It may seem incredibly nerdy of me, but I love the thrill of finding the thread of life's common themes wherever I go. Have you noticed? It doesn't matter where life takes us, what challenges we are facing, it becomes painfully obvious that there are only so many lessons to be learned. And just as painfully, often much more so, how long it takes us to learn those very few lessons. Last night I had the privilege of attending a conversation Called Big Thinkers at the Connecticut Forum featuring (in?)famous thinker and writer, Malcolm Gladwell and exhaustively (in a good way) learned author/historian/professor/etc, etc, etc Douglas Brinkley. The evening was moderated by NPR powerhouse Michel Martin and with a cast who boast of that many slashes in their titles (not fully listed here) the session was bound to tackle some doozies on the "big thoughts" scale - and did not disappoint.

Now I know it may appear to be an epic stretch of the mind to relate Human Condition deliberations to the pivotal, life and death topic of interior design, but just as much as they have crazy loads of merit when applied to life in general, we can also find insights that help us create spaces that support us as we continue our limitless attempts to learn these universal lessons. Suspend your skepticism for a moment and let's try their Big Thoughts on for size in a completely different context. I bet they stand up in the home just as solidly as they do out in the "real world".

I could - and may - address some of their topics in more depth, but let's get the fire kindled now and we can chop more wood when it's not a Friday afternoon…below are some of my favorite observations and assertions:

4491c824df1317bad68dd50a8dd13fe6*Failure is simply the opportunity to begin again, this time more intelligently. - Henry Ford (as they addressed, Ford would know failure intimately, which explains his great success. Just because you made less-than-optimal decisions for your space doesn't mean you should give up. Try again, fine tune, learn from your mistakes and you will achieve happier spaces for the effort. On the micro-level: don't be afraid to re-hang that picture. It's just a nail. Give it another shot.

*If you don't change your mind, what's wrong with you? Don't let the illusion of final decisions lure you to stagnation. We are not who we were 10 years ago; why would our home be? Just as life is a moving target, our spaces need to be nimble in order to bob and weave with our needs as we grow. Don't let your spaces stagnate at the risk of allowing our minds to do the same.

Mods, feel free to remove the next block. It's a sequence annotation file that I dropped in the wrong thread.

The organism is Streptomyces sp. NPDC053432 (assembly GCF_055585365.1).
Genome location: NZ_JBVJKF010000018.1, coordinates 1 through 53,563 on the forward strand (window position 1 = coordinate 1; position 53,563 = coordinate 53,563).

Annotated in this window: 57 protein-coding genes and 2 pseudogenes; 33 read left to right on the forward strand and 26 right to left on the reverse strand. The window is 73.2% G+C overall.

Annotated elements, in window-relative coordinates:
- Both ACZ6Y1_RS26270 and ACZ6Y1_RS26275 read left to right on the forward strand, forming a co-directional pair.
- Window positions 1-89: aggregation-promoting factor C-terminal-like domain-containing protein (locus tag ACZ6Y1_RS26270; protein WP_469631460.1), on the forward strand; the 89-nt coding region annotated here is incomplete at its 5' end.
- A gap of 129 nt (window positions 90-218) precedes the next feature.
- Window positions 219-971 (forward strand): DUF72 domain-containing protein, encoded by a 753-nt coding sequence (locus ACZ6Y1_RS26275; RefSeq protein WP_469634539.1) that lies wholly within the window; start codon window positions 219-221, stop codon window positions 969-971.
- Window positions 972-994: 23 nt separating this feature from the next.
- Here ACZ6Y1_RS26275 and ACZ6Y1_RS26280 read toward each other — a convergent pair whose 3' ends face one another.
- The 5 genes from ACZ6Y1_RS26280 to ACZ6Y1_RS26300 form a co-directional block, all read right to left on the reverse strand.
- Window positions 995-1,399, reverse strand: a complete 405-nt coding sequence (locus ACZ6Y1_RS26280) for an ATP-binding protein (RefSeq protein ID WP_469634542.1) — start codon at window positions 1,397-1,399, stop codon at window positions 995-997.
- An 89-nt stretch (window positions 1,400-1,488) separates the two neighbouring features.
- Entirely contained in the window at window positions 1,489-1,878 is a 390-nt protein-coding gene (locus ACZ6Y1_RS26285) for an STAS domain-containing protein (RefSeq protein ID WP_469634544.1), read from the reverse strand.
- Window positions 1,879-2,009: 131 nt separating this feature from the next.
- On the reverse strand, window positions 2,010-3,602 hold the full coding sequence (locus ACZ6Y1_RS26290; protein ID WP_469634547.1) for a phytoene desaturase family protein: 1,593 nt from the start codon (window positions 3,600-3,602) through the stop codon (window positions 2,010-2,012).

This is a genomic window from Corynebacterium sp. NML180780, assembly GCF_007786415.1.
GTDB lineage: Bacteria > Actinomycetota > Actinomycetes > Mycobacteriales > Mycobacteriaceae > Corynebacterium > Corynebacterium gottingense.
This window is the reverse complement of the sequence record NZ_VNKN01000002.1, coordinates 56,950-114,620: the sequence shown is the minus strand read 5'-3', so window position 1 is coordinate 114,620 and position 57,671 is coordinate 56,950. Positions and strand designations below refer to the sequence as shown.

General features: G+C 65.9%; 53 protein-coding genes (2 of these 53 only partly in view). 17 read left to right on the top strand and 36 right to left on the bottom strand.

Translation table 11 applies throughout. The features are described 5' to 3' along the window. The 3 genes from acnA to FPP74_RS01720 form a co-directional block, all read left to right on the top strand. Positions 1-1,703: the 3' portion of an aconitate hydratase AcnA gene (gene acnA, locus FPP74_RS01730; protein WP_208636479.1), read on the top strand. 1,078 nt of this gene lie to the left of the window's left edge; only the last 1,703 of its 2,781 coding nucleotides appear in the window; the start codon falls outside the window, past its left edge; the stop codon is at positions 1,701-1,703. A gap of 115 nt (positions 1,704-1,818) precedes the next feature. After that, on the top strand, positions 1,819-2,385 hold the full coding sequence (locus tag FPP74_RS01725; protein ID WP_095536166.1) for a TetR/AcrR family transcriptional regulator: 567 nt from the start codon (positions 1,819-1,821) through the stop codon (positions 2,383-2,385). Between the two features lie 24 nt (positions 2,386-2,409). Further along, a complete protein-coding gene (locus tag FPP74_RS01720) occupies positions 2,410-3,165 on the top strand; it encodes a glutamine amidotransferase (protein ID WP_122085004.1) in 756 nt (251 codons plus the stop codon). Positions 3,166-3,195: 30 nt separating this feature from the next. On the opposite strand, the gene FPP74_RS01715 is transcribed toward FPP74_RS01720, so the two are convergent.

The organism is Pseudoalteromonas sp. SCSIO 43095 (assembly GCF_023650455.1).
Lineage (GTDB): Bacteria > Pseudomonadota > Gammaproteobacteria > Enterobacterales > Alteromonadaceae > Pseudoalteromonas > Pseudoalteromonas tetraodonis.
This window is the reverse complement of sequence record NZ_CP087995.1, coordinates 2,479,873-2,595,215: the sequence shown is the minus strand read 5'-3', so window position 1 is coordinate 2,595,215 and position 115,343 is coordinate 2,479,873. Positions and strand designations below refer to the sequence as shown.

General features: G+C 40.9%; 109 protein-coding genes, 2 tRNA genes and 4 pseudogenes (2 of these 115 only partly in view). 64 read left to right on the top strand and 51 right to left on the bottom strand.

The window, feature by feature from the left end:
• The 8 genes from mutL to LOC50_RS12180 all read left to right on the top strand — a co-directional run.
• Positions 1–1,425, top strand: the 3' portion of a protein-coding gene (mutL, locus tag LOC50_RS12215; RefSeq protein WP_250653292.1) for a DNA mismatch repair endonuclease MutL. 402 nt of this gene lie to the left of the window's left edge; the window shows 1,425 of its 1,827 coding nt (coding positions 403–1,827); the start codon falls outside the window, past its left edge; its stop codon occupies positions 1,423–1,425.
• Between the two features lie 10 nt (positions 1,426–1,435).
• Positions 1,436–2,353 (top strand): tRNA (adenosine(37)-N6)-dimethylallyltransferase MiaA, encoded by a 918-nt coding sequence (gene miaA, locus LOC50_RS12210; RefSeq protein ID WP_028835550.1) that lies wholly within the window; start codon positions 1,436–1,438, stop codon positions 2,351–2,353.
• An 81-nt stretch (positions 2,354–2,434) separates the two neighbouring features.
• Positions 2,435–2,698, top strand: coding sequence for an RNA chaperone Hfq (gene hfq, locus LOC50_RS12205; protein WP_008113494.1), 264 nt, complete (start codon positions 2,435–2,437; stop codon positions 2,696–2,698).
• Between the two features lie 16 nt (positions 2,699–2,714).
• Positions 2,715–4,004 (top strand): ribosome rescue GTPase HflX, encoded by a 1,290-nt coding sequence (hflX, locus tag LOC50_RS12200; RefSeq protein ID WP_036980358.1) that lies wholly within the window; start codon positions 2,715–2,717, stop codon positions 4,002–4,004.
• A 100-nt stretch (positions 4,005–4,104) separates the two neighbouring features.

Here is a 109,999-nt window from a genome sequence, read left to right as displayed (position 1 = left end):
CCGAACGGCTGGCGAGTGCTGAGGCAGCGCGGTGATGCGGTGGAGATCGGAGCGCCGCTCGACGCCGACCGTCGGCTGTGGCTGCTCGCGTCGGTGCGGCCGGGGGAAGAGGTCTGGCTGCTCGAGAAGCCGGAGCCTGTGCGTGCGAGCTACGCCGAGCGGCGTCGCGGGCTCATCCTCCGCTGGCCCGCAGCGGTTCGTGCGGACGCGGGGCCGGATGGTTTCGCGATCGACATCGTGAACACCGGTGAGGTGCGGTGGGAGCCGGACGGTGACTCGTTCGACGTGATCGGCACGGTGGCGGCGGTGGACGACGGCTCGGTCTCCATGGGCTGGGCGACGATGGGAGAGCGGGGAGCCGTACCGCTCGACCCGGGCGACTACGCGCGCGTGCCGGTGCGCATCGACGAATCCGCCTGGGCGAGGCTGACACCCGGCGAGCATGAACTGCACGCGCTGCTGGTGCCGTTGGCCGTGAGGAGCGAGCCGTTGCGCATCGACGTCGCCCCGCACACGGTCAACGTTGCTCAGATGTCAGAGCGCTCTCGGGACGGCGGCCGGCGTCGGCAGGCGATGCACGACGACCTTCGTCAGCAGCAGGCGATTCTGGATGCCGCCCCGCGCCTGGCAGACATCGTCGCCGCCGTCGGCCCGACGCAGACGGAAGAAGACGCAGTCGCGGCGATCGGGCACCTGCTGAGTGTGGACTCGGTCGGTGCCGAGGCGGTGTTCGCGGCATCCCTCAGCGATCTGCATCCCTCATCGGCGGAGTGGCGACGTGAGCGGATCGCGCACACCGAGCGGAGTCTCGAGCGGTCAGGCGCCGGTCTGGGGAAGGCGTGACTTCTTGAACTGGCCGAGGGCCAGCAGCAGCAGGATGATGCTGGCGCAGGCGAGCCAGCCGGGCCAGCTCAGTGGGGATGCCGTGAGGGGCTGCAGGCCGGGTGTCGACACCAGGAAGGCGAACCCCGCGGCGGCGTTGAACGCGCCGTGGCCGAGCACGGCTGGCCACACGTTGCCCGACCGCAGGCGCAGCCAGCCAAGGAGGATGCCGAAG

*Don't regulate your thinking to traditional boxes. Assess and re-organize. Don't let tradition tell you how best to approach your spaces. Like grandma's chair but would rather see it in pink velvet? Love your dad's old toy train, but feel it works better in a frame above your fireplace? Re-approach from a different angle and you may find a result that is more applicable to you and your purposes.

*Participate in the "giant, messy experiment of life". Try it out - see if you are a plaid sofa kind of person. If you only love it for 2 years, re-assess, re-cover and learn from the experience. You may be surprised at what works when you put on the goggles and throw acceptability out the window.

*Inciting passion starts with finding the spark of that passion within others. You will not ever feel like your spaces speaking to your passions if you don't first teach them to speak your language. If you giggle like a giddy school girl when your kitchen whispers in that sultry french accent, get inspired by black & white tile, nouveau ironwork and a killer oven for your next batch of macaroons...

*Instead of fixating on answers, delight in the questions. Don't reach for the history books and recreate a classic Georgian simply so that you know all of the pieces "belong together". Experiment. Figure out what you like about one thing and start a dialog with an unexpected pairing. Let your pieces throw complements back and forth at each other. You will get a much more dynamic result.  (ha - did you catch that pun there? Yup. Total nerd.)

cca09a2384bb9e98f71abd49645de3b2*We innately develop compensatory mechanisms for all situations. This means we need counterpoints to what we encounter. You can't have too much of the same thing or you will not get enough of its counterpoint. (Again with the complements. Stop, I'm blushing…) If you decide to embrace the ubiquitous 2 ¼" wide, honey oak flooring, don't add more of the same yellow, ruddy shades to the room. All colors play together more beautifully if you let them each pick their own chord.

*Find time for your quiet - we are all at risk of losing it in today's world. Certain areas of your space should be reserved for calm and relaxation. If you have not consciously developed these, you know you wish you had. Get on it and embrace the resulting sense of silence (real or imagined).

So….I think that was a worthwhile little exercise. Life's big lessons can only be learned if we reiterate our findings and foster further pursuit. Let your home support the inquery as well as the solutions.

-MS

 

Comment